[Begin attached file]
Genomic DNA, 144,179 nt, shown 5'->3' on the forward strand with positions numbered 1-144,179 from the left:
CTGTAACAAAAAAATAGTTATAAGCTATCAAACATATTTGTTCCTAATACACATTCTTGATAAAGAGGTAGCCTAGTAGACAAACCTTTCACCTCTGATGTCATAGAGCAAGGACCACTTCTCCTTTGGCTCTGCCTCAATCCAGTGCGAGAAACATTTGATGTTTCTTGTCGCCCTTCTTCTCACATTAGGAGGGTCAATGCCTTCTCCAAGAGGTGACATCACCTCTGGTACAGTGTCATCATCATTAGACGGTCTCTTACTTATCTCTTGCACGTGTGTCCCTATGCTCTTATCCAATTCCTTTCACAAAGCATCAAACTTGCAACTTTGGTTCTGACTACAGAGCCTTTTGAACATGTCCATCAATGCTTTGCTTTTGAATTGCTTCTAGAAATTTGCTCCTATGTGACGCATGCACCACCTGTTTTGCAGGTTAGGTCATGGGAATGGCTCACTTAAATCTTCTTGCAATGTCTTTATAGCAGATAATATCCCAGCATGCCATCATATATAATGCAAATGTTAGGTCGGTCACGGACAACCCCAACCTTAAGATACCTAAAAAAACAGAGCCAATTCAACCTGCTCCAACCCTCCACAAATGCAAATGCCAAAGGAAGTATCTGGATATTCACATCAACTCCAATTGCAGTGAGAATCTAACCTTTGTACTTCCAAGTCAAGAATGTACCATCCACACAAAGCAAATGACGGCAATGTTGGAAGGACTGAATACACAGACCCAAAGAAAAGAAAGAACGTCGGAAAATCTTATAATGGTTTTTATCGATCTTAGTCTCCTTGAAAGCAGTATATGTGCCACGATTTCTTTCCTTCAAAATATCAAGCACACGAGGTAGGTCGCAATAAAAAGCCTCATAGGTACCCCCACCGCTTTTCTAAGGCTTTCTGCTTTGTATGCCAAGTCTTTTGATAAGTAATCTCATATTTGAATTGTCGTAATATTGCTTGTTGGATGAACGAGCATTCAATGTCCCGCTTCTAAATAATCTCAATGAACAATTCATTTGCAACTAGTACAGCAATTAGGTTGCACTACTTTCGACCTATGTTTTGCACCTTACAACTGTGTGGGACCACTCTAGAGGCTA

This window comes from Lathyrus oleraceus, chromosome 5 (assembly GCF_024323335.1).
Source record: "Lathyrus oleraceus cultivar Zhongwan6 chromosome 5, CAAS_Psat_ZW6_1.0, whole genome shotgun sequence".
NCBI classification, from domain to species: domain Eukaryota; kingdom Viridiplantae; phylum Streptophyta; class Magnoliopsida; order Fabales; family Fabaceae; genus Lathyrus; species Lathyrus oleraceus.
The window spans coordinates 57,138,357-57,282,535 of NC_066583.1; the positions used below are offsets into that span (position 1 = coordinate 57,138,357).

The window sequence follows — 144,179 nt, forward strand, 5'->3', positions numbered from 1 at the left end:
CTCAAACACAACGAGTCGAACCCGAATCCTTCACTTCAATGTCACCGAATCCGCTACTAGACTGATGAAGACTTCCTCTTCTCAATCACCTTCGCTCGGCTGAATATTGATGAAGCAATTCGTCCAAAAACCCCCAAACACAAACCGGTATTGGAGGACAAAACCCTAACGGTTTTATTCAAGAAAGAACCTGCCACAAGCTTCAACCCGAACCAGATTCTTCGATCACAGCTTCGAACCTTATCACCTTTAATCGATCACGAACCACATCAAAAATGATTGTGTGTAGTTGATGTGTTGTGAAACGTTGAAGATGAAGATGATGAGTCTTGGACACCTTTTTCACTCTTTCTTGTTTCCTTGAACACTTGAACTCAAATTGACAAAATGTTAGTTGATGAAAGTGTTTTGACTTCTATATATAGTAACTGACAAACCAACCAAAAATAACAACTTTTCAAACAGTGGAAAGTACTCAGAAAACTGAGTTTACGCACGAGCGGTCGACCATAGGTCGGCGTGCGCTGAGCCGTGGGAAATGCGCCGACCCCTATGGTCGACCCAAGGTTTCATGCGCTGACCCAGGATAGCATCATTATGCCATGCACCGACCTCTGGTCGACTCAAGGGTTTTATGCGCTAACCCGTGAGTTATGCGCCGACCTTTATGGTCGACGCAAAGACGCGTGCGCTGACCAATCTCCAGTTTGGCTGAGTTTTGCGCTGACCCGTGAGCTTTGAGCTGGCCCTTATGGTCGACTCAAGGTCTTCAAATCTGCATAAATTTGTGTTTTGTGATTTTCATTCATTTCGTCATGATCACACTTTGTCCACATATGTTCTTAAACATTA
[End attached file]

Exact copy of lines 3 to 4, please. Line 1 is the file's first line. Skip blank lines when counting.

This window comes from Lathyrus oleraceus, chromosome 5 (assembly GCF_024323335.1).
Source record: "Lathyrus oleraceus cultivar Zhongwan6 chromosome 5, CAAS_Psat_ZW6_1.0, whole genome shotgun sequence".